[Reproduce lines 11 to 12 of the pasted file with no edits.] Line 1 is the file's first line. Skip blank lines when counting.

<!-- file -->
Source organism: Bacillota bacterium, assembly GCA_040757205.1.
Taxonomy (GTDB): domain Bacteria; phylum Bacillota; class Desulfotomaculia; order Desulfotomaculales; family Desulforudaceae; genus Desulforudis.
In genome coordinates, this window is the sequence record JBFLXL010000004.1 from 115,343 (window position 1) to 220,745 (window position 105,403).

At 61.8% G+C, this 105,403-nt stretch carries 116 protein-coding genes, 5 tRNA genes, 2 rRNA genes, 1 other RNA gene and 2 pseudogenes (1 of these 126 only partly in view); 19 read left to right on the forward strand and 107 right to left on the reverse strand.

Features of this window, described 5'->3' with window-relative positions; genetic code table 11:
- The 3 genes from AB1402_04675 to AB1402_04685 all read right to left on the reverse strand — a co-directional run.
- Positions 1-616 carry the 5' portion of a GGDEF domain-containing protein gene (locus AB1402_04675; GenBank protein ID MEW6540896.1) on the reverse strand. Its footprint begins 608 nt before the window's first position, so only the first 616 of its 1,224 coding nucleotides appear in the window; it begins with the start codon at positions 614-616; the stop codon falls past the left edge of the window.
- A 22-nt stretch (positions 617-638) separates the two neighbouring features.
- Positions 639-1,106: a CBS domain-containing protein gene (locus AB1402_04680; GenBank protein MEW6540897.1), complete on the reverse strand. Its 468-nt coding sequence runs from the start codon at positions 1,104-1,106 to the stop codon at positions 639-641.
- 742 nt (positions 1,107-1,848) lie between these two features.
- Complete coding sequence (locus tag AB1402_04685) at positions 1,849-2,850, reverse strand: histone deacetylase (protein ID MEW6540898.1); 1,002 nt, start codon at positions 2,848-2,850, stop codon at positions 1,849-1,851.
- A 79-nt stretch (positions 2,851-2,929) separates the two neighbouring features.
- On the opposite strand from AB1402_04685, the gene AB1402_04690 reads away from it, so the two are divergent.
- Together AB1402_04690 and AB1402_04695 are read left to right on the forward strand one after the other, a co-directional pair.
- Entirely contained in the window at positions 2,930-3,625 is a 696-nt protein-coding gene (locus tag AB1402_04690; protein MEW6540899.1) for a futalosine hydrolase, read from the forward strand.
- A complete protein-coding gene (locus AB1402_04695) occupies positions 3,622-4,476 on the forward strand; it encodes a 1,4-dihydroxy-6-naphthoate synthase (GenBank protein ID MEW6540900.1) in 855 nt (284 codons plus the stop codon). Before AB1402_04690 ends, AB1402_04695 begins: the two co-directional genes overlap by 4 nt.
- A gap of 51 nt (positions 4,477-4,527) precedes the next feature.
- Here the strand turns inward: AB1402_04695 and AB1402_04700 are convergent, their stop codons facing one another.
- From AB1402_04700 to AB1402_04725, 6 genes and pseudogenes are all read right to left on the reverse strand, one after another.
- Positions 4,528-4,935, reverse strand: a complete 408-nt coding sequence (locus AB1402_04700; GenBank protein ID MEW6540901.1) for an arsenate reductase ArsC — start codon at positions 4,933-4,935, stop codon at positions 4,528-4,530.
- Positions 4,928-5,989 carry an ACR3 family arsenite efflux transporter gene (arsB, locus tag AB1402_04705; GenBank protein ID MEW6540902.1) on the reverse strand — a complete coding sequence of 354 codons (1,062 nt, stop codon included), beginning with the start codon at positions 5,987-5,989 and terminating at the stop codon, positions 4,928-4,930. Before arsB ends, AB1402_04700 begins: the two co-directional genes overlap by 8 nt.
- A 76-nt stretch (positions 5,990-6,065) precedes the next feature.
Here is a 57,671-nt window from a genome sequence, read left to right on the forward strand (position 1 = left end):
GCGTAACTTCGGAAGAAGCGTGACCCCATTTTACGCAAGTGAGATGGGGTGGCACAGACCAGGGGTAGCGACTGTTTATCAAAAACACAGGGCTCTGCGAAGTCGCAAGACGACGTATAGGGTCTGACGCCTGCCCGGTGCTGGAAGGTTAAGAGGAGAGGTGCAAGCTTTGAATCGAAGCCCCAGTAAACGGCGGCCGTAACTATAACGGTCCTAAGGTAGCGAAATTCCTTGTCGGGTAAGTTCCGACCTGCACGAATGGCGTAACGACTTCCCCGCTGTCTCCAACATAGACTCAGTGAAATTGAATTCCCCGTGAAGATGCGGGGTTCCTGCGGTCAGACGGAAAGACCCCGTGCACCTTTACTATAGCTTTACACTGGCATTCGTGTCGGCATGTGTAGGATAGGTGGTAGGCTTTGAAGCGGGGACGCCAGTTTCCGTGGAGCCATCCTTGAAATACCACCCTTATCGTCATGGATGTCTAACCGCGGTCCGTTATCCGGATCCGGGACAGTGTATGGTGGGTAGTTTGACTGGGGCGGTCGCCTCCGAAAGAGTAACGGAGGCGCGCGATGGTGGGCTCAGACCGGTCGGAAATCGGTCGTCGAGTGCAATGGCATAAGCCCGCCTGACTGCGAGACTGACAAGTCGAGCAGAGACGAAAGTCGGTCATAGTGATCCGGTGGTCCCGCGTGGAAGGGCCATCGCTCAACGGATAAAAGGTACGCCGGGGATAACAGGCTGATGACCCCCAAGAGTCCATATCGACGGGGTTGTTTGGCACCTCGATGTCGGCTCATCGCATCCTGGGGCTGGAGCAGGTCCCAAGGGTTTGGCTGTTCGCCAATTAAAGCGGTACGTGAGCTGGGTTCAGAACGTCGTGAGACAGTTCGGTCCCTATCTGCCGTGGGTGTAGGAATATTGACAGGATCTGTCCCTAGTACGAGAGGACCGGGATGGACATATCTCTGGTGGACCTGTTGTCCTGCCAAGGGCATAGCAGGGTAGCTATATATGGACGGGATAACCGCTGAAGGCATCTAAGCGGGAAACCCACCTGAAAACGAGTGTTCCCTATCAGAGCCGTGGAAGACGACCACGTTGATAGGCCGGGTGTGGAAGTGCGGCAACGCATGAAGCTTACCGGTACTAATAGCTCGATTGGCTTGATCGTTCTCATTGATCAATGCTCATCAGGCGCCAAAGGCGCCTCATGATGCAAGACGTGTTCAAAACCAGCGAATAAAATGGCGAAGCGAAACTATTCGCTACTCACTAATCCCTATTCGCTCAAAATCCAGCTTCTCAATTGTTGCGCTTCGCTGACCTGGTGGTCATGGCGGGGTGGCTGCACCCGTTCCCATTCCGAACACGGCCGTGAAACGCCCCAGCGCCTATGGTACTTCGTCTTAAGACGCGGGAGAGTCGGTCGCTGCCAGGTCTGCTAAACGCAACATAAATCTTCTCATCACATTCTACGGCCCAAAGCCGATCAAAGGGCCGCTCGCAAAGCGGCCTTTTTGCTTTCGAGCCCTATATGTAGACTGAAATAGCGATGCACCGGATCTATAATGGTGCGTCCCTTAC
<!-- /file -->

- Complete coding sequence (locus tag AB1402_04685) at positions 1,849-2,850, reverse strand: histone deacetylase (protein ID MEW6540898.1); 1,002 nt, start codon at positions 2,848-2,850, stop codon at positions 1,849-1,851.
- A 79-nt stretch (positions 2,851-2,929) separates the two neighbouring features.